Wednesday, July 4, 2012

“A Town Called Disdain”, Episode 135: reunion


We now raise the curtain on the final act of Larry Winchester’s beloved epic, presented here for the first time in all its uncut glory...


(Click here for our previous chapter, or here for the beginning of this Woolworth's Literary Award©-winning masterpiece. “This book never leaves my bathroom.” -- Harold Bloom.)


Paris, August, 1988


After checking out our rooms we were heading out the front door when who should we practically bump into on the sidewalk but, hardly the worse for wear, Dick and Daphne Ridpath.

They walked right past us and they looked older of course and they were wearing sunglasses, but I knew it was them all right. Neither of them quite caught that it was me, and after all I was wearing my shades too, but, fuck, let’s face it, I’m just not all that striking-looking. But they did both glance back. And I said, “Dick? Daphne?” And they stopped. I took off my sunglasses. And Daphne goes, “Good God. Soldier boy.”

And then she comes over and puts her hands on my arms and kisses me on the mouth.

“Harvey darling.”

She looks at Heather.

“And please don’t tell me this is your girlfriend.”

“This is my daughter, believe it or not.”

And I did the introductions.

I was amazed but come to think of it not surprised at how well they looked. Dick’s hair had gone grey but as opposed to me the fucker still had most of his hair, and he was even slimmer than I remembered him being back in ’69. Daphne had some lines at the corners of her eyes but she still had that body, a little bit more filled out but still firm looking. The pixie haircut was gone and her hair was long and lustrous, a little reddish now, and piled up on top of her head with little tendrils curling down the sides of her face. Her lipstick was a deep brownish red. And both she and Dick had very white teeth that even looked real.

Back in the old days they looked just like a pair of movie stars, and fuck them now if they still didn’t. Just older.

We all retired to an outside table at a café nearby on the rue Mouffetard called Le Bateau Ivre. This had been one of my hangouts when I spent six or seven months in Paris back in ’71, or was it ’72, whatever, it was the year Jim Morrison died, whenever the fuck that was.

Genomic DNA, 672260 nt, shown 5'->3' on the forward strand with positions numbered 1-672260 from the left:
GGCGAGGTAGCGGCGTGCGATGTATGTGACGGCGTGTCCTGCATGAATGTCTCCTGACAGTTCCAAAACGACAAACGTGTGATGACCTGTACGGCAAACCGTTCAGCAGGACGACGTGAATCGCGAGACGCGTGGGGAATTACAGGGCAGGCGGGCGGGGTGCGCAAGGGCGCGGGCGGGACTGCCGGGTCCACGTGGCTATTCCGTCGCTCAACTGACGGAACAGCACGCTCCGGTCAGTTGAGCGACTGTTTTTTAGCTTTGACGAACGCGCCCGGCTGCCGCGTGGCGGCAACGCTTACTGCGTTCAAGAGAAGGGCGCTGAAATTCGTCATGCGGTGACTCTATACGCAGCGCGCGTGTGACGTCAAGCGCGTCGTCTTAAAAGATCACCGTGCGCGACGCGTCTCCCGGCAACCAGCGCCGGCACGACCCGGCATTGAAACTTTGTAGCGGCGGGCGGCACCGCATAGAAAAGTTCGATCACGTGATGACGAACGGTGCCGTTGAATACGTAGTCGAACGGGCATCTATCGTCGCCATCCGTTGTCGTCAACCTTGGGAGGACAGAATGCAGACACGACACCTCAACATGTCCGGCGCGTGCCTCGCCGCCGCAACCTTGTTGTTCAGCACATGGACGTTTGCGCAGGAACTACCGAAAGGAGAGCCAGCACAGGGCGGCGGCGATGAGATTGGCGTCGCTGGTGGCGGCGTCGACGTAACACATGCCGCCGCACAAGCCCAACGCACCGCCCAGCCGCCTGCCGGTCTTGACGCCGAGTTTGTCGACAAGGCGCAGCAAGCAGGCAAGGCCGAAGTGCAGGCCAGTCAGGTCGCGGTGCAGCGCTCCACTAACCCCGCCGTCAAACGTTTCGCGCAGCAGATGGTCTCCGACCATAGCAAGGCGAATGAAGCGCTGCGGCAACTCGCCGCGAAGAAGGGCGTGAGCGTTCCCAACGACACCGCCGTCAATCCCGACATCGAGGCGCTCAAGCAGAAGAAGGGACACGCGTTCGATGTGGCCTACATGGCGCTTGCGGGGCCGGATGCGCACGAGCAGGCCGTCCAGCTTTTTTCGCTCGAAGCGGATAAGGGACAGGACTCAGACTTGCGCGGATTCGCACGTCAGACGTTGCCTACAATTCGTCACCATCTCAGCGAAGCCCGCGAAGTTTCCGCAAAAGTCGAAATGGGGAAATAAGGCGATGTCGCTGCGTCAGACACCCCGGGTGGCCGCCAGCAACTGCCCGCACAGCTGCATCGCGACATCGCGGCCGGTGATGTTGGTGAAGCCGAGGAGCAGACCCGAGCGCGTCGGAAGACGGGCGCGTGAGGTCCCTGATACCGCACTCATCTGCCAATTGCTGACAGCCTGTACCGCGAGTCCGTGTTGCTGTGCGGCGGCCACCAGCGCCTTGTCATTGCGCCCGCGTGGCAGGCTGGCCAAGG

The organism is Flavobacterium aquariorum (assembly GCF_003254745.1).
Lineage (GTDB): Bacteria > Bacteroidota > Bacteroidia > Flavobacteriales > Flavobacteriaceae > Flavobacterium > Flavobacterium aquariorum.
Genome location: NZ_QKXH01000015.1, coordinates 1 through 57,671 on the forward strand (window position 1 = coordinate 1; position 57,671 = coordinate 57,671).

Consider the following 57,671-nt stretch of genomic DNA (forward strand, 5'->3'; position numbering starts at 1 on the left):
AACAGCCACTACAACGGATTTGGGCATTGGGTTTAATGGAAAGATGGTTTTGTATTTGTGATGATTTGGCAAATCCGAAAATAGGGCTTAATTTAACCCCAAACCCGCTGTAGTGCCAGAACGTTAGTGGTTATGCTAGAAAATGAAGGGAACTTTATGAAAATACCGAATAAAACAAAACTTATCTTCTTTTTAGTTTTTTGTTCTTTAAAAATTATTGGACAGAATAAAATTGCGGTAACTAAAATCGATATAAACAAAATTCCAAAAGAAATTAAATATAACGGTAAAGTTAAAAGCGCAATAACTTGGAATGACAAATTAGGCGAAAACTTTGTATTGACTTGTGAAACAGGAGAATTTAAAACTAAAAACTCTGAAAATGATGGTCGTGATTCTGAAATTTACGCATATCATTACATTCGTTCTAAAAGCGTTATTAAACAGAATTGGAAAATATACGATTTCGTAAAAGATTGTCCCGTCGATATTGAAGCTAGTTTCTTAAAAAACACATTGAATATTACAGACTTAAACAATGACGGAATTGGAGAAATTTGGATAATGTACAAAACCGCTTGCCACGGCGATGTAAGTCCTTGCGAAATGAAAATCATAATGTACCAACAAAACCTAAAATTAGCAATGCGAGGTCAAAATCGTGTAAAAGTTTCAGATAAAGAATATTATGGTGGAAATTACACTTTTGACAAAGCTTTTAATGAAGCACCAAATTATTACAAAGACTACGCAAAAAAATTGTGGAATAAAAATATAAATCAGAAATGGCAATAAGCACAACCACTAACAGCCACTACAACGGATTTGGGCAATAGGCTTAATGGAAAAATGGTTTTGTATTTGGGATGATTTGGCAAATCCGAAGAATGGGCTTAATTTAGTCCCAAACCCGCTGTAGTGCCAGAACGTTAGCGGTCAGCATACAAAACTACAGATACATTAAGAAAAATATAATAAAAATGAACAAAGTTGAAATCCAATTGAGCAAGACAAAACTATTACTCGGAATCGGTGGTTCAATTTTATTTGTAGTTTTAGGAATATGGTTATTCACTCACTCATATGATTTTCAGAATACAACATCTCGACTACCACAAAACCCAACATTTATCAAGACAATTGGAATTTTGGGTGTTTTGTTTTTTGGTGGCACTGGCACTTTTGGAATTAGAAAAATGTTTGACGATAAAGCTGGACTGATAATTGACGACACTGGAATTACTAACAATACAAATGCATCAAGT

Daphne told us how beautiful Heather was.

“You look just like your mother, darling.”

Heather for her part was obviously enthralled with these two, and I could tell I’d risen a notch or two in her estimation.



I hadn’t seen the Ridpaths since that September back in 1969. We had said we’d stay in touch, but that hadn’t worked out too well. I moved around a lot in the seventies, and Dick and Daphne never seemed to stay in one place longer than a month, so after a few years the correspondence dwindled away to not-quite yearly Christmas cards; and then, for the past six or seven years, nothing.

Daphne asked me what we were doing in Paris, and I told her we were on vacation.

“What about you guys?” I asked.

“We live here now,” said Daphne. “We’ve finally taken a form of root someplace. You see we wanted Rafael to have some stability and a decent secondary education.”

Rafael -- pronounced the Spanish way -- was Dick’s son by Hope, Daphne’s adopted son.

“Um, I should know this,” I said, “but, uh, did you guys ever have any other --”

“I can’t,” said Daphne. “I had a couple of miscarriages, and one almost killed me, and I had to have an awful operation where they removed half of my insides, and -- well --”

“Oh my God --”

“Oh, it’s all right now, supposedly. But it was very boring there for a while, and the upshot was I couldn’t have kids.”

“Shit, I’m sorry --”

“On the positive side it all scared me enough to get healthy. I gave up smoking, and, you’re not going to believe this, I gave up red meat.”

“Get out.”

“No, seriously. Also I practice chi kung on a daily basis, this tedious Chinese discipline that I used to make fun of Dick about. I’m absurdly healthy now. Except I do drink wine. There are limits.”

So we had lunch, and we caught up a bit. I told them a little about my show-biz career, but I didn’t want to bore Heather, so I just kept to the broad outlines, and then turned the conversation back to Dick and Daphne. They had an apartment right up the street on Claude Bernard. And amazingly, they both had day jobs now, taking American and Canadian tourists on bus tours through Paris and its environs…

But something was happening, and it had only happened to me once or twice before, this thing where you’re with someone you haven’t seen in a very long time and yet it feels like you’ve just seen them last week. Almost nineteen years and a lot of shit and here we all were again, and it felt right. A little weird, true. But weird felt normal.


(To be continued. Tickets now available for the Olney Film Society’s annual Larry Winchester Film Festival at the Fern Rock Theatre, featuring a 48-hour marathon of Larry’s masterworks, including the first showing in over fifty years of Too Late The Wiseguy {1953, Dane Clark and Martha Vickers} in a brand new 35mm print restored from the original negative, in Dolby mono sound.)


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